DCSIMG

A361 BLACKSPOT: Alter the speed limit

The notorious Wykham Lane junction on the A361 to Bloxham

The notorious Wykham Lane junction on the A361 to Bloxham

The Wykham Lane/Bloxham Road junction has been a notorious ‘black spot’ since we moved to Banbury in 1959.

My late uncle had a minor collision there in the early 1960s but little damage was done and the matter was not reported. Thames Valley Police refer to only six recorded accidents but I’ll wager there have been many more akin to my uncle’s over the intervening years.

A Royal Mail van was overturned not long ago by the force of a collision impact.

The major components here are visibility and speed: visibility towards Bloxham is good along a half-mile straight descent (uphill speeds are lower for obvious reasons); visibility from Banbury direction is poorer and cars making a turn towards Banbury, across two lanes of traffic, are at greatest risk.

This is because when vehicles travelling towards Bloxham exit the last Saltway bend, the road rises to form a substantial ‘brow’, peaking just beyond the bend.

I’ve seen numerous ‘super-cars’ emerge from that last bend in excess of 60mph – and still accelerating, oblivious to the 3/2/1 flags warning of the junction. At 70mph a car travels 35 yards per second.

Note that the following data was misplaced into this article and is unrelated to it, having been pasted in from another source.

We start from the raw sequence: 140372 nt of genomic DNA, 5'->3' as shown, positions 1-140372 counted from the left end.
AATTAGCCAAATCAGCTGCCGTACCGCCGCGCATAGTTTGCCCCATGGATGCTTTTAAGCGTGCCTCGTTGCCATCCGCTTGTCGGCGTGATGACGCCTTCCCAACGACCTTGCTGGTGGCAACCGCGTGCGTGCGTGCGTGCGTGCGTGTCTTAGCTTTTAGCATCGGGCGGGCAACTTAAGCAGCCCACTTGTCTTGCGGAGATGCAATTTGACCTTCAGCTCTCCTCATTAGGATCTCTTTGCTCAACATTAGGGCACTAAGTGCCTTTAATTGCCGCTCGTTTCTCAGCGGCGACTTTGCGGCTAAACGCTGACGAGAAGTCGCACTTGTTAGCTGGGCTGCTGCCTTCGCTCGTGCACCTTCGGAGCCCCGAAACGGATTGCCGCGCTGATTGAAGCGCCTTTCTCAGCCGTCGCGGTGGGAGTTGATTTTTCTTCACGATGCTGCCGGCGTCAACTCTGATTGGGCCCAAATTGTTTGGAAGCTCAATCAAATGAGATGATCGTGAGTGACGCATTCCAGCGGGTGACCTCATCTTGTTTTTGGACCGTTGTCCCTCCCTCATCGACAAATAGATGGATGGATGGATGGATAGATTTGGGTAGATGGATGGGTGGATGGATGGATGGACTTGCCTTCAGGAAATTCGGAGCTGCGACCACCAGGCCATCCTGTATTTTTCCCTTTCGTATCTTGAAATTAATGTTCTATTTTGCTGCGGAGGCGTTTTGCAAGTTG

At this speed, cars become visible to drivers at Wykham Lane only when rooflines come into view. Grey weather and dark paint colours compound the problem.

If the right-turning driver fails to execute his/her manoeuvre smartly, the high-speed brigade are soon on top of him/her, sometimes with fatal results.

An inexpensive solution would be the imposition of a 40mph speed limit backed up by a speed camera about 30 yards from the first entrance to Wykham Hall. Similarly, the existing 50mph limit from Bloxham could be reduced to 40mph.

Percy Bidwell

High Street 
Bodicote

School buses: Hear our views

People went along to the public consultation meeting at The Warriner School hoping to get some proper answers to their questions and fears about the county’s plan to cut free bus transport and came away feeling angry, frustrated and patronised.

The meeting was less about consultation and more about the three Oxfordshire County Council representatives having a platform.

When anyone challenged the validity of what was said they were looked down upon and treated with nothing more than contempt. There was no proper debate around the issue and I got the impression this was just a box ticking exercise so they can say they have consulted. The approach these councillors took was nothing short of disgusting and left me and many others feeling very angry and frustrated.

They have a responsibility to their electorate to hear concerns about a subject that will adversely affect so many people in so many ways with a lot more empathy and understanding than was on display last Thursday night.

Simon McAvoy

Via e-mail

More letters in this week’s Banbury Guardian

 

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